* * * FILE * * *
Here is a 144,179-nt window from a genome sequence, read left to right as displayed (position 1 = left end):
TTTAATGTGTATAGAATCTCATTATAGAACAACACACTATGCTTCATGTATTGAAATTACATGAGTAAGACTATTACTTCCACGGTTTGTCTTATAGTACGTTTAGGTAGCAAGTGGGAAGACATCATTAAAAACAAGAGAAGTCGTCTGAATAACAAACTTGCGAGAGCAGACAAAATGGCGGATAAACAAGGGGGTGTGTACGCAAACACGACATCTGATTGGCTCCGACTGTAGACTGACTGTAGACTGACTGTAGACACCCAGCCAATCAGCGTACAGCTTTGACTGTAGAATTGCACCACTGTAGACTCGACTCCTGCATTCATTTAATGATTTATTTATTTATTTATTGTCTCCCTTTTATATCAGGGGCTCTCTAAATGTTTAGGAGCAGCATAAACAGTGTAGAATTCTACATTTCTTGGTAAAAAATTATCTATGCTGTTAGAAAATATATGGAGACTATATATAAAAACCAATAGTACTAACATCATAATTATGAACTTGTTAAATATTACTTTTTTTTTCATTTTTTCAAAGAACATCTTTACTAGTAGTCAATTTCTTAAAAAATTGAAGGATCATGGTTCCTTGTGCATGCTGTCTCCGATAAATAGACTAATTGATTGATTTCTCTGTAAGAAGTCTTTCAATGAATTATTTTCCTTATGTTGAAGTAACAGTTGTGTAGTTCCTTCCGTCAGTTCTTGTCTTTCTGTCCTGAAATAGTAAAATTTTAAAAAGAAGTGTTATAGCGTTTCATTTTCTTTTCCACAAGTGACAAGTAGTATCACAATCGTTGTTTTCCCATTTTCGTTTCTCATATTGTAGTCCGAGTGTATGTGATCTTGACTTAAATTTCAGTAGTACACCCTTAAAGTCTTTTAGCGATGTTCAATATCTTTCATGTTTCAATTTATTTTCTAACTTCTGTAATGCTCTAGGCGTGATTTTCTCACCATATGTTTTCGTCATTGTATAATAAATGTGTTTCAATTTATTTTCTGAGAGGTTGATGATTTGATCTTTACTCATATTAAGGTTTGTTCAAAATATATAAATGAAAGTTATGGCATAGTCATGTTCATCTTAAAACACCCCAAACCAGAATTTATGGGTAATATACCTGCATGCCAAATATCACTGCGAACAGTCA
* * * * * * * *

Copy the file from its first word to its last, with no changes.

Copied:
Here is a 144,179-nt window from a genome sequence, read left to right as displayed (position 1 = left end):
TTTAATGTGTATAGAATCTCATTATAGAACAACACACTATGCTTCATGTATTGAAATTACATGAGTAAGACTATTACTTCCACGGTTTGTCTTATAGTACGTTTAGGTAGCAAGTGGGAAGACATCATTAAAAACAAGAGAAGTCGTCTGAATAACAAACTTGCGAGAGCAGACAAAATGGCGGATAAACAAGGGGGTGTGTACGCAAACACGACATCTGATTGGCTCCGACTGTAGACTGACTGTAGACTGACTGTAGACACCCAGCCAATCAGCGTACAGCTTTGACTGTAGAATTGCACCACTGTAGACTCGACTCCTGCATTCATTTAATGATTTATTTATTTATTTATTGTCTCCCTTTTATATCAGGGGCTCTCTAAATGTTTAGGAGCAGCATAAACAGTGTAGAATTCTACATTTCTTGGTAAAAAATTATCTATGCTGTTAGAAAATATATGGAGACTATATATAAAAACCAATAGTACTAACATCATAATTATGAACTTGTTAAATATTACTTTTTTTTTCATTTTTTCAAAGAACATCTTTACTAGTAGTCAATTTCTTAAAAAATTGAAGGATCATGGTTCCTTGTGCATGCTGTCTCCGATAAATAGACTAATTGATTGATTTCTCTGTAAGAAGTCTTTCAATGAATTATTTTCCTTATGTTGAAGTAACAGTTGTGTAGTTCCTTCCGTCAGTTCTTGTCTTTCTGTCCTGAAATAGTAAAATTTTAAAAAGAAGTGTTATAGCGTTTCATTTTCTTTTCCACAAGTGACAAGTAGTATCACAATCGTTGTTTTCCCATTTTCGTTTCTCATATTGTAGTCCGAGTGTATGTGATCTTGACTTAAATTTCAGTAGTACACCCTTAAAGTCTTTTAGCGATGTTCAATATCTTTCATGTTTCAATTTATTTTCTAACTTCTGTAATGCTCTAGGCGTGATTTTCTCACCATATGTTTTCGTCATTGTATAATAAATGTGTTTCAATTTATTTTCTGAGAGGTTGATGATTTGATCTTTACTCATATTAAGGTTTGTTCAAAATATATAAATGAAAGTTATGGCATAGTCATGTTCATCTTAAAACACCCCAAACCAGAATTTATGGGTAATATACCTGCATGCCAAATATCACTGCGAACAGTCA